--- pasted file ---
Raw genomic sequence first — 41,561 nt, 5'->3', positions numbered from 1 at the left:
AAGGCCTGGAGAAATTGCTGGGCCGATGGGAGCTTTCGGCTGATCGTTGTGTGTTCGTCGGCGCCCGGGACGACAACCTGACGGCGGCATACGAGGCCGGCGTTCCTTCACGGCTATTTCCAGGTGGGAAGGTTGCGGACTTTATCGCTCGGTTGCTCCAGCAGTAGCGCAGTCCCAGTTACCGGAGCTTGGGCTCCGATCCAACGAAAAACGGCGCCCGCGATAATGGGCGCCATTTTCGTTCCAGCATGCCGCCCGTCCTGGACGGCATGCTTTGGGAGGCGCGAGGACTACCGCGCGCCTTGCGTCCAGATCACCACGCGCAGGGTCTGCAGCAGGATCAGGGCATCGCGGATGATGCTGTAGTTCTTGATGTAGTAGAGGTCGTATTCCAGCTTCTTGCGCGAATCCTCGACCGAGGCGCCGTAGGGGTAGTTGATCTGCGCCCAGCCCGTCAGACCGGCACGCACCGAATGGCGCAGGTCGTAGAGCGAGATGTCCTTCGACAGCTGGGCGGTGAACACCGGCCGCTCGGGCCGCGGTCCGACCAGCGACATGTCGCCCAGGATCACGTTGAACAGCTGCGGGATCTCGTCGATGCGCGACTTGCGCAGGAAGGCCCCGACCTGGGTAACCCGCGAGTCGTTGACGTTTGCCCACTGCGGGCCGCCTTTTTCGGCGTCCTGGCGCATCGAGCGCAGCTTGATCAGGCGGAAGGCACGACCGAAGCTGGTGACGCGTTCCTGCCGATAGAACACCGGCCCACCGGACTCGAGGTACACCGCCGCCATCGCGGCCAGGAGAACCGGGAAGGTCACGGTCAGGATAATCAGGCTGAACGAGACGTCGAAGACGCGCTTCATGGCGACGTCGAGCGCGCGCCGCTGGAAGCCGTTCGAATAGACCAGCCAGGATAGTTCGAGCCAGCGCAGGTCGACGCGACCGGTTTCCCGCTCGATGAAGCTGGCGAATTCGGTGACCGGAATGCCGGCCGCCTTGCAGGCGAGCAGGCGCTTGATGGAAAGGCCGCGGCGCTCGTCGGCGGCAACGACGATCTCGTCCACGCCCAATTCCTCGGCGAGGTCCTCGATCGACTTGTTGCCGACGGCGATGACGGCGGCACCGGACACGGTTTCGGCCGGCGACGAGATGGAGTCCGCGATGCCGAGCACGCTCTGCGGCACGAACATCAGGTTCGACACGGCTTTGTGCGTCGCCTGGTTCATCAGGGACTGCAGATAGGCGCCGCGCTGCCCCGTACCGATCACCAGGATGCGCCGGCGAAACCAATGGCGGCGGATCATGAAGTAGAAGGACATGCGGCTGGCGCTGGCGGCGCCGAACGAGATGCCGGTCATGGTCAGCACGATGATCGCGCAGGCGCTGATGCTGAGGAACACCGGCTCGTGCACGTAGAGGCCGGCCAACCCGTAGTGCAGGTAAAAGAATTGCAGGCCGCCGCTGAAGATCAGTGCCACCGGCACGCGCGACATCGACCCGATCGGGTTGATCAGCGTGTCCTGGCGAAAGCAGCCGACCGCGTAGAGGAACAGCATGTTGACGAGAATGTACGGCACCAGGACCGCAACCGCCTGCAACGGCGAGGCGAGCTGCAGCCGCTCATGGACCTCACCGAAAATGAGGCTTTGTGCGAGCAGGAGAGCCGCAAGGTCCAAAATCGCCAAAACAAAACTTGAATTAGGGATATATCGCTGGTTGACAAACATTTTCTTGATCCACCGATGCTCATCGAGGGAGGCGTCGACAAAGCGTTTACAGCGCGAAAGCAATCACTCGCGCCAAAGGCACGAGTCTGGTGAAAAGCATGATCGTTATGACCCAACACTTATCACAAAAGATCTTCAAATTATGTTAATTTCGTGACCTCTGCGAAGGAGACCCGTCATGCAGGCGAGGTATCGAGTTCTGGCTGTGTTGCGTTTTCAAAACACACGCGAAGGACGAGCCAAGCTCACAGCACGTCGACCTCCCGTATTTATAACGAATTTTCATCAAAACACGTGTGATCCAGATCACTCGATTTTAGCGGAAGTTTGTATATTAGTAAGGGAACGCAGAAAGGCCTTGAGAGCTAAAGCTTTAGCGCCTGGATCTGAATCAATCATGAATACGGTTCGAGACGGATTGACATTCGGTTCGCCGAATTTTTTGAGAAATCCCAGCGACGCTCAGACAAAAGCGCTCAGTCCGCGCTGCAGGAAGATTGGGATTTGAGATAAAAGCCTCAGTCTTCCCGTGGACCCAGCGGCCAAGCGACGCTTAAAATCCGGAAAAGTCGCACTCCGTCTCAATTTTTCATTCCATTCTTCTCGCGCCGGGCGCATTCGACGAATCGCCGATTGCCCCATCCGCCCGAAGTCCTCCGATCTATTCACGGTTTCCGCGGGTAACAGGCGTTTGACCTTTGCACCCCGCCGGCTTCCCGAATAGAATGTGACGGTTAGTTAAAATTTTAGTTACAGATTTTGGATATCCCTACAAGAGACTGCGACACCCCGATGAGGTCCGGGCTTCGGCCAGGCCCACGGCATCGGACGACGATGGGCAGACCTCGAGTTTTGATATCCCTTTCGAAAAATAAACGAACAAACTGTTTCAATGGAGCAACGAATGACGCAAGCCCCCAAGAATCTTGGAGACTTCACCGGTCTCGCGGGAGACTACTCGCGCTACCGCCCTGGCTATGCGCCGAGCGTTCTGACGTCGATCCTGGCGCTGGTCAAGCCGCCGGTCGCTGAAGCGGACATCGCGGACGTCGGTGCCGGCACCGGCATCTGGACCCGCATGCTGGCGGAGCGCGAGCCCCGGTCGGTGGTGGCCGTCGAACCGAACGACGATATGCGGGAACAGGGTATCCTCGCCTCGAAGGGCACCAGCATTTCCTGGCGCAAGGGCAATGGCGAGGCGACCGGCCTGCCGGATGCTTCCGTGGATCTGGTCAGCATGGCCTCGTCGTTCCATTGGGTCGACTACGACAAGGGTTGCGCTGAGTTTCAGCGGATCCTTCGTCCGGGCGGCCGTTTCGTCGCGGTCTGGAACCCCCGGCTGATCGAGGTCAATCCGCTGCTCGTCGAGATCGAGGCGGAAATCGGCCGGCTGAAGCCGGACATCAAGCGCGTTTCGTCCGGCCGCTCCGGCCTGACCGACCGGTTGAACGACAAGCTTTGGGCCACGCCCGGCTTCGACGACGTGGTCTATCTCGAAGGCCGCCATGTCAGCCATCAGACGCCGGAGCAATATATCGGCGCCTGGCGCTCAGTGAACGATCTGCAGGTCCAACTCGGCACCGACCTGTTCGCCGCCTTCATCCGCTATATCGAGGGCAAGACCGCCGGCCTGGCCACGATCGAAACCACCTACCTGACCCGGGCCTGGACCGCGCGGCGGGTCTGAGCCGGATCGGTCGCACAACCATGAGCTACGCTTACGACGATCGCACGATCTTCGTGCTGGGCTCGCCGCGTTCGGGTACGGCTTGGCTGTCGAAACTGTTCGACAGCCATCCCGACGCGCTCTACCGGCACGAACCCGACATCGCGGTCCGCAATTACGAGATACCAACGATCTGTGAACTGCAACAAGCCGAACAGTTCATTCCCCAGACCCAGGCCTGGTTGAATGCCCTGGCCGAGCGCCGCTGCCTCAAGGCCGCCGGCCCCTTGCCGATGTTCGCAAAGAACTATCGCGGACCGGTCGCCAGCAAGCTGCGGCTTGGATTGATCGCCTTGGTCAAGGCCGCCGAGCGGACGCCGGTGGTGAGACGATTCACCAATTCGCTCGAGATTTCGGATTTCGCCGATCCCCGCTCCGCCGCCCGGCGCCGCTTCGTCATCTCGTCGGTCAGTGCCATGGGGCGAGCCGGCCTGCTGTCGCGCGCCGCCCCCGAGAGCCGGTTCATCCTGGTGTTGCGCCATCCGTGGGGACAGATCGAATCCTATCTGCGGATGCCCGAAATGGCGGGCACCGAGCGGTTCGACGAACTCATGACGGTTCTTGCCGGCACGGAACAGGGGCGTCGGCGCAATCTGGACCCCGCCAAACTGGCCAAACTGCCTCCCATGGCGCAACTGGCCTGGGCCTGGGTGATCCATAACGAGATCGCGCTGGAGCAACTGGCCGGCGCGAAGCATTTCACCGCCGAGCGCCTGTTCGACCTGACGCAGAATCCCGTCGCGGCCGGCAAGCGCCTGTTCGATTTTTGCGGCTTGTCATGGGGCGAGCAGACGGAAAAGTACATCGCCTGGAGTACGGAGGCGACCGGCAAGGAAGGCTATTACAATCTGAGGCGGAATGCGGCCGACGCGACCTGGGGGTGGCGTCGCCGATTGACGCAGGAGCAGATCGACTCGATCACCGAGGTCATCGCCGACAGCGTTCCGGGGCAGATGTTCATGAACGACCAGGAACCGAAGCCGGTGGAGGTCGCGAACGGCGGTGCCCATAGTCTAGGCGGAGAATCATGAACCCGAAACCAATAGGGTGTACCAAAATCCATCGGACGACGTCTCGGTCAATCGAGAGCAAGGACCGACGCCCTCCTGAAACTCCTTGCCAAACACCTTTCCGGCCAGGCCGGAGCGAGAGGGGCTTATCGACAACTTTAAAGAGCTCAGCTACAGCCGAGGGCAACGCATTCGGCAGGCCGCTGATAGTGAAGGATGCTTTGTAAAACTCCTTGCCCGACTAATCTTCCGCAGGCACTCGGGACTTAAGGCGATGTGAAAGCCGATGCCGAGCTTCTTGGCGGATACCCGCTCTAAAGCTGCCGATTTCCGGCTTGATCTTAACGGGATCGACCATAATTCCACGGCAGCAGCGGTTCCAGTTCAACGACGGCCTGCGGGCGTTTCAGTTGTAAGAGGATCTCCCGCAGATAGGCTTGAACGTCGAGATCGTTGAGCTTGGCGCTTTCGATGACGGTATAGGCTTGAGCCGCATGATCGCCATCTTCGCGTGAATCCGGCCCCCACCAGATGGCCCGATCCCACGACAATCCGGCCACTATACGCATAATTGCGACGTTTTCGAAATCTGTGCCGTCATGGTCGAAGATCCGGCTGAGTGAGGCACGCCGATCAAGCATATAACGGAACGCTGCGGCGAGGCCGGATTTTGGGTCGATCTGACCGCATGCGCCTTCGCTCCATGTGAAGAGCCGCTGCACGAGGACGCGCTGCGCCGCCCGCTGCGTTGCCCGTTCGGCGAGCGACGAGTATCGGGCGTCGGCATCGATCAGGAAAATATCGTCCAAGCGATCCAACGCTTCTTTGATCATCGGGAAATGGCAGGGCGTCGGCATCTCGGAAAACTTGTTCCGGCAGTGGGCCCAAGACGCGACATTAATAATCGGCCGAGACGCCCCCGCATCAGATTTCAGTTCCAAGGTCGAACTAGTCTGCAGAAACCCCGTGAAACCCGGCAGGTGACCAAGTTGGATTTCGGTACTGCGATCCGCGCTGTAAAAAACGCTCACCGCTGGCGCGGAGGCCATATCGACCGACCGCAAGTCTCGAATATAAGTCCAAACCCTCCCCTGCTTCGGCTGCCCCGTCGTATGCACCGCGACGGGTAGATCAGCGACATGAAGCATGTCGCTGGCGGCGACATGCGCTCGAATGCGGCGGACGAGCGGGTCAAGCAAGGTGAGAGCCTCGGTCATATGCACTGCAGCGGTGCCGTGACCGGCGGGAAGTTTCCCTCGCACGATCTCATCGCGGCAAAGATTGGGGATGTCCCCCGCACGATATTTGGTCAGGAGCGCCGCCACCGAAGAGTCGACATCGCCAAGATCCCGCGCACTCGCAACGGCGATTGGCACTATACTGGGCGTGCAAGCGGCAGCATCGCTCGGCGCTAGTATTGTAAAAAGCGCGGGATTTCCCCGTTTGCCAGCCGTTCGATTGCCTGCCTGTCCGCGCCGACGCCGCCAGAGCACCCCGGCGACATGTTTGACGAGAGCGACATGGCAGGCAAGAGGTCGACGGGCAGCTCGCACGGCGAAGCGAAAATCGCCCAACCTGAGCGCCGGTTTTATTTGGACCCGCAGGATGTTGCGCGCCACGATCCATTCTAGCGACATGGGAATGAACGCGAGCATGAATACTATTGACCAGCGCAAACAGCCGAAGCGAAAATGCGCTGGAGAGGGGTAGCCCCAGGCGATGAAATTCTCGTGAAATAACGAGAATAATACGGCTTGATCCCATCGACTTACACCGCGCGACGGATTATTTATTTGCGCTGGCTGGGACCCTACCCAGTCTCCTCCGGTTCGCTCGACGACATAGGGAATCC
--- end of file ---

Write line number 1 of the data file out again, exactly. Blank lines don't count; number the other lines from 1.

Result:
Raw genomic sequence first — 41,561 nt, 5'->3', positions numbered from 1 at the left: